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Third District Court of Appeal State of FloridaSep 5, 2018
No. 3D17-2807 (Fla. Dist. Ct. App. Sep. 5, 2018)

No. 3D17-2807


Patrick G. Foster, Appellant, v. Monique S. Chong, Appellee.

Cain & Snihur, LLP, and May L. Cain, for appellant. Law Offices of Kenneth M. Kaplan, and Kenneth M. Kaplan, for appellee.

Not final until disposition of timely filed motion for rehearing. Lower Tribunal No. 16-21953 An Appeal from the Circuit Court for Miami-Dade County, Abby Cynamon, Judge. Cain & Snihur, LLP, and May L. Cain, for appellant. Law Offices of Kenneth M. Kaplan, and Kenneth M. Kaplan, for appellee. Before LOGUE, SCALES and LUCK, JJ. SCALES, J.

Appellant Patrick G. Foster, the petitioner below, appeals a "Final Judgment of Paternity, Time Sharing/Paternity Plan." Specifically, Foster challenges the Final Judgment on five grounds. Because (i) we are unable to conclude that the trial court's computation of Foster's child support obligation is supported by competent substantial evidence; and (ii) the Final Judgment neglects to order shared parental responsibility, we reverse and remand for further proceedings on these two issues, but otherwise affirm the Final Judgment.

Appellee Monique S. Chong, the respondent below, and Foster are the parents of a daughter born in 2011. After Chong and Foster separated in late 2012, Foster voluntarily paid $500 per month in child support, not pursuant to a court order. Foster ceased these monthly payments when Chong left Florida with their daughter and moved to Georgia without notifying Foster. In 2016, Foster filed the instant petition seeking a determination of paternity, timesharing and child support.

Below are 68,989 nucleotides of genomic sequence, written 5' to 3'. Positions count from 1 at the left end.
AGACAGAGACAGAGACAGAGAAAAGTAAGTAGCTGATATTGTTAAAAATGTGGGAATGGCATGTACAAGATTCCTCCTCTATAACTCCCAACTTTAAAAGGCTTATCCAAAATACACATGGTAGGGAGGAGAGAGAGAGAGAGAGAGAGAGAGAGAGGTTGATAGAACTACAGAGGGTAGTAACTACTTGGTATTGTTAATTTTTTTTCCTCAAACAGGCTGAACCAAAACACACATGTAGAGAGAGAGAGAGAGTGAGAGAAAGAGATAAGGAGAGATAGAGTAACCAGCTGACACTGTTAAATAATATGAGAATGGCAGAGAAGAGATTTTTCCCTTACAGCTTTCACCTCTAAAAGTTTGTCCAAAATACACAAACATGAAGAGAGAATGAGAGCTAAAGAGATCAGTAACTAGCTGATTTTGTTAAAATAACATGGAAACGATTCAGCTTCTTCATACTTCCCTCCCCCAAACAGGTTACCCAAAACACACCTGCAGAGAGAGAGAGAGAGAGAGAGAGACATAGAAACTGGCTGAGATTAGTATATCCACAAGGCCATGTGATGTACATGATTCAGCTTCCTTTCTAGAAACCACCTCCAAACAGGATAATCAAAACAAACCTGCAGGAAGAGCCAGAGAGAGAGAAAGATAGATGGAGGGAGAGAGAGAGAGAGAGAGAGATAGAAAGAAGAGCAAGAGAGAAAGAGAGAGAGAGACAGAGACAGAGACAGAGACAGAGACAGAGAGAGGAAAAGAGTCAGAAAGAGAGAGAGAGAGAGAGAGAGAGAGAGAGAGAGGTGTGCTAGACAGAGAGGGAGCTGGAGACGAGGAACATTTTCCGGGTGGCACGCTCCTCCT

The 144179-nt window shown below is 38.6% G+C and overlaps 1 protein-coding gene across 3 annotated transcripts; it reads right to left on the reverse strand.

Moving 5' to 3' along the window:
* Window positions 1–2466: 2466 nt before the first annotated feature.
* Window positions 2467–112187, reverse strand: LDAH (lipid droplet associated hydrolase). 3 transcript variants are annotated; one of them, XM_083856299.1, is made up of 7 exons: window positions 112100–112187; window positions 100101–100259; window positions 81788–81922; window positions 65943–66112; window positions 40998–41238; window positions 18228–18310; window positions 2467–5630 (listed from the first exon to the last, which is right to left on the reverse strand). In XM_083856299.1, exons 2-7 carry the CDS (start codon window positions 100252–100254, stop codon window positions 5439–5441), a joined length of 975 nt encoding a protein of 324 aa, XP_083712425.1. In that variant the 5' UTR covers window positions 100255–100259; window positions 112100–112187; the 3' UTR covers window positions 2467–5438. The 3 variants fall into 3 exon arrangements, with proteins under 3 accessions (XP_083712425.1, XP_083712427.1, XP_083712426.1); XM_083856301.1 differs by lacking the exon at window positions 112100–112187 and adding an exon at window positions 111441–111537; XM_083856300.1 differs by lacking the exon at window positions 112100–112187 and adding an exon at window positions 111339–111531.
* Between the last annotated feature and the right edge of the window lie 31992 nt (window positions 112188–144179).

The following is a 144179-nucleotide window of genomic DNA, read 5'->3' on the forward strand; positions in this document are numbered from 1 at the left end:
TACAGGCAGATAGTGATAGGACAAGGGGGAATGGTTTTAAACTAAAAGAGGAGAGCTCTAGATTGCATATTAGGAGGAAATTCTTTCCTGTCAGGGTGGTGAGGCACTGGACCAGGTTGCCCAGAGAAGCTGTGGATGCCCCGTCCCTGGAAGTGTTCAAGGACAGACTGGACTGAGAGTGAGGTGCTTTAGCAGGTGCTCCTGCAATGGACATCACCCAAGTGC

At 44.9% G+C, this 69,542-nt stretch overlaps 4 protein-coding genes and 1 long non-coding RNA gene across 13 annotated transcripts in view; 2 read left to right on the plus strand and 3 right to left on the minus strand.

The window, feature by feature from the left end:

After conducting a trial on the petition, the trial court entered a Final Judgment that: (i) determined it was in the best interests of the child to reside with Chong; (ii) outlined the parties' timesharing of the child; and (iii) required Foster to pay $1286 per month for child support. Foster appealed the Final Judgment.

The trial court made no written or oral findings to describe how it arrived at Foster's child support obligation, and therefore, the record is unclear as to whether this amount comports with the allocation requirements of chapter 61 of the Florida Statutes. As a result, we are unable to conclude that the child support award of $1268 is supported by competent substantial evidence and are compelled to reverse. See Van Exter v. Diodonet-Molina, 152 So. 3d 699, 701 (Fla. 3d DCA 2014); see also Ondrejack v. Ondrejack, 839 So. 2d 867, 871-72 (Fla. 4th DCA 2003) (holding that trial court must consider all appropriate statutory factors in determining child support and make specific findings therefor).

Additionally, the Final Judgment suggests, but does not establish with the necessary precision, that Chong and Foster will share parental responsibility. The trial court is required to order shared parental responsibility unless it finds that shared parental responsibility would be detrimental to the child. § 61.13(2)(c)2., Fla. Stat. (2017); Aranda v. Padilla, 216 So. 3d 652, 653 (Fla. 4th DCA 2017).

Affirmed in part; reversed in part and remanded for further proceedings consistent with this opinion.